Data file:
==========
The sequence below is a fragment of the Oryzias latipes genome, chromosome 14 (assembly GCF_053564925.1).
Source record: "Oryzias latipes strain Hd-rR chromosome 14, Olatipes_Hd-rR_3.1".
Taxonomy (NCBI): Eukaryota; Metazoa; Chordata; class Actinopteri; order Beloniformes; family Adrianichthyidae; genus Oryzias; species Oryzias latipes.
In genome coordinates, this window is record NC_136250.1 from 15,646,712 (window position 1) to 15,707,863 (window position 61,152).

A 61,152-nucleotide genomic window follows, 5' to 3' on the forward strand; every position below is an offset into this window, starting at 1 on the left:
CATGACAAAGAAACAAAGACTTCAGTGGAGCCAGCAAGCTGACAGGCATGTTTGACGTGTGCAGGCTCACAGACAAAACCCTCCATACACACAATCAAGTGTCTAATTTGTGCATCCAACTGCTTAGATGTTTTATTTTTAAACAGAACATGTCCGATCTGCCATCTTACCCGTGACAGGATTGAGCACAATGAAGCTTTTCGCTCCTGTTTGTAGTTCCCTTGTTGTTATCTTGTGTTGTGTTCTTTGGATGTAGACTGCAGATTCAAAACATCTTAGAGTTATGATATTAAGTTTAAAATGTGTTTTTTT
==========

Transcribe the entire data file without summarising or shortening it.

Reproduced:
The sequence below is a fragment of the Oryzias latipes genome, chromosome 14 (assembly GCF_053564925.1).
Source record: "Oryzias latipes strain Hd-rR chromosome 14, Olatipes_Hd-rR_3.1".
Taxonomy (NCBI): Eukaryota; Metazoa; Chordata; class Actinopteri; order Beloniformes; family Adrianichthyidae; genus Oryzias; species Oryzias latipes.
In genome coordinates, this window is record NC_136250.1 from 15,646,712 (window position 1) to 15,707,863 (window position 61,152).

A 61,152-nucleotide genomic window follows, 5' to 3' on the forward strand; every position below is an offset into this window, starting at 1 on the left:
CATGACAAAGAAACAAAGACTTCAGTGGAGCCAGCAAGCTGACAGGCATGTTTGACGTGTGCAGGCTCACAGACAAAACCCTCCATACACACAATCAAGTGTCTAATTTGTGCATCCAACTGCTTAGATGTTTTATTTTTAAACAGAACATGTCCGATCTGCCATCTTACCCGTGACAGGATTGAGCACAATGAAGCTTTTCGCTCCTGTTTGTAGTTCCCTTGTTGTTATCTTGTGTTGTGTTCTTTGGATGTAGACTGCAGATTCAAAACATCTTAGAGTTATGATATTAAGTTTAAAATGTGTTTTTTT